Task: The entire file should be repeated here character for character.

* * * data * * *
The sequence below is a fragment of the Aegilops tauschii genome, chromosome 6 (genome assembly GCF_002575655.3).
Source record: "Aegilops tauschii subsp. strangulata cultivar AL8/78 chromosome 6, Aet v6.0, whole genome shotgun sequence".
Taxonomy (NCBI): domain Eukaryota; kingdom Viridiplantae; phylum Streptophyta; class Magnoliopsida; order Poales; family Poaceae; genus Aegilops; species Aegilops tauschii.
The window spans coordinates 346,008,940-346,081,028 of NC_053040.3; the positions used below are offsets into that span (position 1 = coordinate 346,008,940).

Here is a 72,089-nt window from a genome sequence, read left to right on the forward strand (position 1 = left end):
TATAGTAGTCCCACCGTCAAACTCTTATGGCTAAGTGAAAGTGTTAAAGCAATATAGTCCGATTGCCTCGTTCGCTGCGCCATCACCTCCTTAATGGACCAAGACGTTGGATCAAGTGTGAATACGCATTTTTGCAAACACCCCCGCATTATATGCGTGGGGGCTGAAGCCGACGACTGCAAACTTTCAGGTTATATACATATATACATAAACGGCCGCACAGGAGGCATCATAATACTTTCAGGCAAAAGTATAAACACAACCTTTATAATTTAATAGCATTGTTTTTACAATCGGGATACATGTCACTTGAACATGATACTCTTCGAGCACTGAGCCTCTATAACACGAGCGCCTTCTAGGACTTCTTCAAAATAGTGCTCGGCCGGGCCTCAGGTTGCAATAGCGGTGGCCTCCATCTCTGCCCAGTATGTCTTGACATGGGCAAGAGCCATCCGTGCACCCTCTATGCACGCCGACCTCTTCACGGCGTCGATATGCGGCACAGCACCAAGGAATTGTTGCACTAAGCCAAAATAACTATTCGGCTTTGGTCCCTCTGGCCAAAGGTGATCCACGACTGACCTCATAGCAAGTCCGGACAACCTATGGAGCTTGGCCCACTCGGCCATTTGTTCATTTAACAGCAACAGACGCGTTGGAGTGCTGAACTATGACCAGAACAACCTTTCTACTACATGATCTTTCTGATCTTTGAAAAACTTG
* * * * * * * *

The sequence below is a fragment of the Aegilops tauschii genome, chromosome 6 (genome assembly GCF_002575655.3).
Source record: "Aegilops tauschii subsp. strangulata cultivar AL8/78 chromosome 6, Aet v6.0, whole genome shotgun sequence".
Taxonomy (NCBI): domain Eukaryota; kingdom Viridiplantae; phylum Streptophyta; class Magnoliopsida; order Poales; family Poaceae; genus Aegilops; species Aegilops tauschii.
The window spans coordinates 346,008,940-346,081,028 of NC_053040.3; the positions used below are offsets into that span (position 1 = coordinate 346,008,940).

Here is a 72,089-nt window from a genome sequence, read left to right on the forward strand (position 1 = left end):
TATAGTAGTCCCACCGTCAAACTCTTATGGCTAAGTGAAAGTGTTAAAGCAATATAGTCCGATTGCCTCGTTCGCTGCGCCATCACCTCCTTAATGGACCAAGACGTTGGATCAAGTGTGAATACGCATTTTTGCAAACACCCCCGCATTATATGCGTGGGGGCTGAAGCCGACGACTGCAAACTTTCAGGTTATATACATATATACATAAACGGCCGCACAGGAGGCATCATAATACTTTCAGGCAAAAGTATAAACACAACCTTTATAATTTAATAGCATTGTTTTTACAATCGGGATACATGTCACTTGAACATGATACTCTTCGAGCACTGAGCCTCTATAACACGAGCGCCTTCTAGGACTTCTTCAAAATAGTGCTCGGCCGGGCCTCAGGTTGCAATAGCGGTGGCCTCCATCTCTGCCCAGTATGTCTTGACATGGGCAAGAGCCATCCGTGCACCCTCTATGCACGCCGACCTCTTCACGGCGTCGATATGCGGCACAGCACCAAGGAATTGTTGCACTAAGCCAAAATAACTATTCGGCTTTGGTCCCTCTGGCCAAAGGTGATCCACGACTGACCTCATAGCAAGTCCGGACAACCTATGGAGCTTGGCCCACTCGGCCATTTGTTCATTTAACAGCAACAGACGCGTTGGAGTGCTGAACTATGACCAGAACAACCTTTCTACTACATGATCTTTCTGATCTTTGAAAAACTTG